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Twitter removes thousands of platform manipulation accounts: NPR



In 2018, Twitter publishes an archive of thousands of accounts for which the designated platform participates in potentially government-supported information campaigns. Since then, it has continued to announce its efforts to eliminate misinformation accounts.

Dennis Charlotte / AFP / Getty Images


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Denis Charlotte / AFP / Getty Images

In 2018, Twitter released an archive of thousands of accounts for which the designated platform participates in potentially state-supported information campaigns. Since then, it has continued to announce its efforts to eliminate misinformation accounts.

Denis Charlet / AFP / Getty Images

Twitter permanently suspended thousands of accounts in its ongoing efforts to combat the spread of misinformation and political strife on its platform, the company said Friday.

The accounts come from six different countries. And they included a Twitter account used by Saud al-Kakhtani, a former adviser to the Crown Prince of Saudi Arabia and suspected of involvement in the murder of journalist Jamal Hashogi.

All this is part of Twitter's seemingly endless task of combating misinformation.

Twitter profiles come from the United Arab Emirates, Egypt, Saudi Arabia, Spain, Ecuador and China, according to a blog post on on Twitter . Groups with suspended accounts have been involved in various information campaigns, using tactics such as spreading content through fake accounts and spamming through retweets.

Accounts were suspended for violating Twitter's policy on manipulating the platform, which Twitter defines as a large-scale aggressive or fraudulent activity that misleads or disrupts people's social media activity.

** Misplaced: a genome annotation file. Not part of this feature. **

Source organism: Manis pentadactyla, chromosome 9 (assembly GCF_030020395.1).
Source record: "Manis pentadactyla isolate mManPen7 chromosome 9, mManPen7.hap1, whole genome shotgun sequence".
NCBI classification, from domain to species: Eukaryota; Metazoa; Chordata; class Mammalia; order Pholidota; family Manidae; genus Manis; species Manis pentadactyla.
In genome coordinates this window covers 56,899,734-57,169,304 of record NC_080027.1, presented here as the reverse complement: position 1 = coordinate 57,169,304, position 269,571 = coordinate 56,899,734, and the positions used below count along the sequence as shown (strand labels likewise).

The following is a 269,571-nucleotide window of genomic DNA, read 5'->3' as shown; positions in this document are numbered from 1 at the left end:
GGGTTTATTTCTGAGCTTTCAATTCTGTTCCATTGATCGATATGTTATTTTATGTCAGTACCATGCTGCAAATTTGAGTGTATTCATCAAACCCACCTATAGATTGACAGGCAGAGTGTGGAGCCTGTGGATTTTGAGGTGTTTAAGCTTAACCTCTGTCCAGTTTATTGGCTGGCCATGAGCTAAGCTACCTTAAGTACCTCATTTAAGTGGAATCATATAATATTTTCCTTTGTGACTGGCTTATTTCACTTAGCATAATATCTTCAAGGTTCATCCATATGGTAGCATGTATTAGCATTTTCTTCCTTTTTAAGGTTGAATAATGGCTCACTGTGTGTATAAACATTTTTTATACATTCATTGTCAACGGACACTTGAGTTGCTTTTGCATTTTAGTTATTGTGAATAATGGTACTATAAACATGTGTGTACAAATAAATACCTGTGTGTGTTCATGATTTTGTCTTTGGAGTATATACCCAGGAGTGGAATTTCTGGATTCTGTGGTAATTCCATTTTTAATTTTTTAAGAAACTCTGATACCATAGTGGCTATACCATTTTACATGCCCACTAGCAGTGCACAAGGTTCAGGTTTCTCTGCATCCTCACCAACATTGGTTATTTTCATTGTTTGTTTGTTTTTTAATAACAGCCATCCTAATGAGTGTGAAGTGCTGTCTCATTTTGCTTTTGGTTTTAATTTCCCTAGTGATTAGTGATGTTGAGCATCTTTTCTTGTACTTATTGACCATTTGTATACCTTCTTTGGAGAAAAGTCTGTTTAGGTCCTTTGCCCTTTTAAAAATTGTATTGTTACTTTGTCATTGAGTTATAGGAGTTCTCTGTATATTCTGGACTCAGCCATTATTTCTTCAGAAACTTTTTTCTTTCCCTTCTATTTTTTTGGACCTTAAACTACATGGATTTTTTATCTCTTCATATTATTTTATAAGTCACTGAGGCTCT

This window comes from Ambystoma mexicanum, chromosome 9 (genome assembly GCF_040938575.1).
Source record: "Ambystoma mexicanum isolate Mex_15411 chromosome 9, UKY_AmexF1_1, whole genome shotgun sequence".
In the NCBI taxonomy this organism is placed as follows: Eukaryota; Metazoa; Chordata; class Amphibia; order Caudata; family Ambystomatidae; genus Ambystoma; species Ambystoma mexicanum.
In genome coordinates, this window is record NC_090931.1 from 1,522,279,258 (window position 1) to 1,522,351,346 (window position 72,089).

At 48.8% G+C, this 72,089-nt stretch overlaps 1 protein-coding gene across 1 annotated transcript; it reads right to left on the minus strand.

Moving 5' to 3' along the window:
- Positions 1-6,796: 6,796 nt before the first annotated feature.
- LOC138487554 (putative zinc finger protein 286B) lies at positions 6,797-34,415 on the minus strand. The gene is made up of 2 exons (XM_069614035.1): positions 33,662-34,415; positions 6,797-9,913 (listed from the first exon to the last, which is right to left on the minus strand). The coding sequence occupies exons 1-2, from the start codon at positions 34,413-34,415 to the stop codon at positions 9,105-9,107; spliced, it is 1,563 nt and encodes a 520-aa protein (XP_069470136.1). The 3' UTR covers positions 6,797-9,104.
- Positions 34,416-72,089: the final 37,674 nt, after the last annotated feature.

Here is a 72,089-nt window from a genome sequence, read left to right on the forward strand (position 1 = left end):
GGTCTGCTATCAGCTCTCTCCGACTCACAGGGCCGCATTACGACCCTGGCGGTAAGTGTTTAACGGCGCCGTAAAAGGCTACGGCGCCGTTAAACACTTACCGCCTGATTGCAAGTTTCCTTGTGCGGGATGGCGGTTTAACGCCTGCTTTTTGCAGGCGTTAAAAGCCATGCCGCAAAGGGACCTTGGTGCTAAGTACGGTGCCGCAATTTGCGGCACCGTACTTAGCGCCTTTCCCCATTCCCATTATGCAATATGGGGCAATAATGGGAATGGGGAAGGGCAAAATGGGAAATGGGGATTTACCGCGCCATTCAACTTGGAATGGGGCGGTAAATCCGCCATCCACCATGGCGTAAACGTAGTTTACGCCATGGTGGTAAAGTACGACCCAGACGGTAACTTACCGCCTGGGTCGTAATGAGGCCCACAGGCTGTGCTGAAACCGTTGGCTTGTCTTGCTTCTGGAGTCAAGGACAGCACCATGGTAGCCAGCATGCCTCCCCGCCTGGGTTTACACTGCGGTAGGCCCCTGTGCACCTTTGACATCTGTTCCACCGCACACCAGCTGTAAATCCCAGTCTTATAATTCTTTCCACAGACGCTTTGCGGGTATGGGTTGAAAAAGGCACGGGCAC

Twitter suspends or removes accounts associated with this activity throughout the year. In August, the company suspended about 200,000 accounts, which it said were used to discredit a protest against democracy in Hong Kong.

Technology companies such as Facebook, Twitter and Google have been battling misinformation campaigns for several years in response to criticism from reports that foreign governments are operating their platforms for their own programs.

For now, the progress of companies is slow, said Nina Jankovic, a global associate at the Cannon Institute at the Wilson Center in Washington

. digital literacy.

"It doesn't matter how many of those accounts we delete, they'll just keep cutting," Jankovic said.

Twitter did not suspend or remove accounts. The company has also placed many of them in the archive of millions of tweets, which the platform identifies as part of "government-supported information operations". The idea is to put all the misinformation in one place for research purposes.

Posting this information on Twitter is a step towards self-reflection and transparency. But Jankovic said the move only offers a glimpse of what's there. She said researchers estimate the percentage of fake accounts in Twitter and Facebook accounts is much higher than what social media platforms say.

"Access to data is the main link to everything in understanding how social media really influences our day-to-day lives," she said.


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